Giraffes Galore

Thornicroft giraffe, Zambia

Thornicroft giraffe, Zambia

Most people are familiar with giraffes as the tall, long-necked animal who lives in Africa.  And although this is correct, giraffes don’t all look the same, they are in fact very different from one another.


There are nine different subspecies in the Giraffidae Family (click here for more info).  They live in all different parts of Africa and are distinguished from one another by their coat patterns.


Reticulated Giraffe, Kenya

Reticulated Giraffe, Kenya

Although each subspecies varies in size, the average height of giraffes is 16-20 feet tall; the males generally weigh 2,600 pounds, while the females weigh around 1,800 pounds.


The tallest mammal in the world, adult giraffes do not have too many animal predators because they can see so far.  Crocodiles can be a problem for adults drinking water.  But it’s the offspring who are vulnerable primarily to lions, wild dogs, and hyenas.  Predators have to survive a hard, mean kick from the parent.


Named Twiga in Swahili, they are protected now in most of their range, but hunting and loss of habitat have diminished the giraffe population. While the entire species holds a “Least Concern” conservation status, some of the subspecies are dwindling close to extinction.  Of the two giraffe subspecies photographed here, there are only 1,500 Thornicroft individuals and 5,000 Reticulated individuals left in the wild.


They can often be seen in loose herds feeding on acacia treetops.  With a flexible upper lip and long prehensile tongue, they gobble down leaves on the world’s thorniest branches.  It seems impossible for any living being to eat leaves among those three inch, spiky thorns, but the giraffe moves through a treetop without incident.  Their special tongue is long (20 inches) and black; and is covered with papillae (protuberances)  to protect against the thorns.  Seeing that black tongue through the binoculars is pretty fun.  It’s actually sort of dark purple-black.


Thornicroft Giraffe, Zambia

Thornicroft Giraffe, Zambia

Unlike horses who gave various gaits, giraffes only walk or gallop.  When they do, their long legs and short trunk distribute their weight on the right or the left, creating an ambling walk.  The long neck moves in synchrony, always maintaining the balance of this towering animal.  Running is even more dramatic because the long tasseled tail pops from side to side.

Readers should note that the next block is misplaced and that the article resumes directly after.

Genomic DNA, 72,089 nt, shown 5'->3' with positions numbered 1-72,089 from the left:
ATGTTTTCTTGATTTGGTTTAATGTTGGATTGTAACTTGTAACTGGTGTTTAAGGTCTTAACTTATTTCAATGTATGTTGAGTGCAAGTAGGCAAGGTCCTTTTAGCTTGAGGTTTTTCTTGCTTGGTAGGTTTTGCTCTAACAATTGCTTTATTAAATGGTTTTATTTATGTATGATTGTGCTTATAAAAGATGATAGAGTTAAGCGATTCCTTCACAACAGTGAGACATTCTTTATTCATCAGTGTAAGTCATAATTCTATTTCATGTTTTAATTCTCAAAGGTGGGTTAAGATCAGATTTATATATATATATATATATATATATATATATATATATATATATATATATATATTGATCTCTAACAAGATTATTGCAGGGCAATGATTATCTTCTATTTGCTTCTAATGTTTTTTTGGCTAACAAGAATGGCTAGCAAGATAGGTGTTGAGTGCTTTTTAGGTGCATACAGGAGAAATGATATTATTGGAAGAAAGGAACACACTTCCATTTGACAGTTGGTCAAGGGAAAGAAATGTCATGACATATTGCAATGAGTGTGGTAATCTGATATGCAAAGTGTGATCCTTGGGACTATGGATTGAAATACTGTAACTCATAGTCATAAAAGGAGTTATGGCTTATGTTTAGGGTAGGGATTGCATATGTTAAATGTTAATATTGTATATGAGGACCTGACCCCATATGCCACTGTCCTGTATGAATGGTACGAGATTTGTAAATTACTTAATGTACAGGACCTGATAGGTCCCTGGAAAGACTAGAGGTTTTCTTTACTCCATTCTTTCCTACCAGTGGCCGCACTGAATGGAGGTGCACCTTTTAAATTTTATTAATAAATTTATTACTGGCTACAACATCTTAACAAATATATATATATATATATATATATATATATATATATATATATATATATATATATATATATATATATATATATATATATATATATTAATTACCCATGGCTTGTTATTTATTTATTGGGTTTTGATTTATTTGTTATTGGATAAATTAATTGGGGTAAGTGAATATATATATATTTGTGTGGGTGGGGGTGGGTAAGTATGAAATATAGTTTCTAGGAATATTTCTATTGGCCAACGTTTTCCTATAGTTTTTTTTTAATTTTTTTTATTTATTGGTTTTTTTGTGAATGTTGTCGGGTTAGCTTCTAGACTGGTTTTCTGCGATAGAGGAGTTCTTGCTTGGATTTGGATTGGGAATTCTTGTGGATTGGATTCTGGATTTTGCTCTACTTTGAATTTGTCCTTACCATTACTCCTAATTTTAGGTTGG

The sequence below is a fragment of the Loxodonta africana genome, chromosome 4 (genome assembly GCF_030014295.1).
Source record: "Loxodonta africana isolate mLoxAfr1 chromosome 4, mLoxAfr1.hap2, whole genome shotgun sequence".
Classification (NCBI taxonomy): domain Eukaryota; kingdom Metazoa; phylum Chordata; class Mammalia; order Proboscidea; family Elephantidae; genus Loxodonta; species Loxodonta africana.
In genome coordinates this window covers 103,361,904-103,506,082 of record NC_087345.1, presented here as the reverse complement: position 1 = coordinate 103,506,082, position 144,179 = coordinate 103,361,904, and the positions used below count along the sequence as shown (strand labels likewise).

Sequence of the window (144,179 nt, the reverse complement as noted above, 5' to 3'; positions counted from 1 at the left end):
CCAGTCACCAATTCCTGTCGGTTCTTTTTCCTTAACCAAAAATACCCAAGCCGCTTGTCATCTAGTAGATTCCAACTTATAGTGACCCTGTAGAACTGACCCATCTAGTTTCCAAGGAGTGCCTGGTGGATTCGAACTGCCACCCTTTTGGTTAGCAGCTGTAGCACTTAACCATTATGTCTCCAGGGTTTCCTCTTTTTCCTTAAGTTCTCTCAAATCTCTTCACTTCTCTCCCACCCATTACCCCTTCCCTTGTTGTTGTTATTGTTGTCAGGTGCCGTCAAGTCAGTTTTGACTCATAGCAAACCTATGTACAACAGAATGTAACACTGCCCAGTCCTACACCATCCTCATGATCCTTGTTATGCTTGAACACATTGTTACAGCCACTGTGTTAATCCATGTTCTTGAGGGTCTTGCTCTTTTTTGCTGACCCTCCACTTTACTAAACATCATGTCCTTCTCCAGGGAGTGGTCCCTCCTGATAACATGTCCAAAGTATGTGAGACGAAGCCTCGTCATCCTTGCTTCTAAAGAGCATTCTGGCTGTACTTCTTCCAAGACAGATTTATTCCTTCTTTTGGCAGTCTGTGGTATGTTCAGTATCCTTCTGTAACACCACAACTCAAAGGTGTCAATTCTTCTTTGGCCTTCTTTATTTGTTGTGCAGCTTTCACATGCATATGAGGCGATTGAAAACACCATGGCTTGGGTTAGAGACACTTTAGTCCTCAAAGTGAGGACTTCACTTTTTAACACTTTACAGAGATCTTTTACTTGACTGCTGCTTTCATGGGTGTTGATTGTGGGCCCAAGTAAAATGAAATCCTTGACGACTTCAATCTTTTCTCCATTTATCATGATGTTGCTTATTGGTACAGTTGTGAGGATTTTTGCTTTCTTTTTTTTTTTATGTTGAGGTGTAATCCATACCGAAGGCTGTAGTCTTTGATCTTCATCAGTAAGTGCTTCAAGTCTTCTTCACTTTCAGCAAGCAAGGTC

Thornicroft Giraffe, Botswana

Thornicroft Giraffe, Botswana

I love all the animals on the African savannah.  But sitting in that safari jeep as I listen to the guides talking in Swahili, when I hear “Twiga,” I light up and get ready.


Photo credit:  Athena Alexander


36 thoughts on “Giraffes Galore

  1. Yet again, I know something Interesting for having read your post which I did not know before. Perhaps I had been lacking in my study of the natural world, knowing nothing about the tongue of the giraffe. But you fixed that for me. And I thank you for it. I mean it. Thanks Jet! 🙂 Plus, as always, I was treated to some awesome pictures. Thanks Athena. 🙂

    • Oh yeah, the giraffe is a favorite of many, including me. I smiled that yours is the hyena. The hyenas aren’t exactly the most loveable creatures, but they are fascinating and wonderful. Thanks so much, Lorna, for your comment! 🙂

  2. Fascinating posting as always…and a great choice of photos to show the giraffes in different situations. I love the group gathered around the tree. It looks as if they were interested in you, too!

    • Yes, that group gathered around the tree are the reticulated, as you probably noticed; and that was my favorite coat of all the subspecies. I think it’s so sleek. Dear Nan, thank you so much for your visit and comment. 😀

  3. Great photos and information. What beautiful and fascinating creatures giraffes are. It always amazes me to see the myriad ways each species specifically evolves to in order to adapt and live in its environment.

  4. They are such beautiful and unique animals. I have a friend that shot one for a trophy. I really was sad he did this. I was asked to use my Jeep to take it to the taxidermist, so I actually had a giraffe in my Jeep. This same friend got a baby zebra for his farm and I also had it in my Jeep in a dog crate. I bet may people cannot say that.

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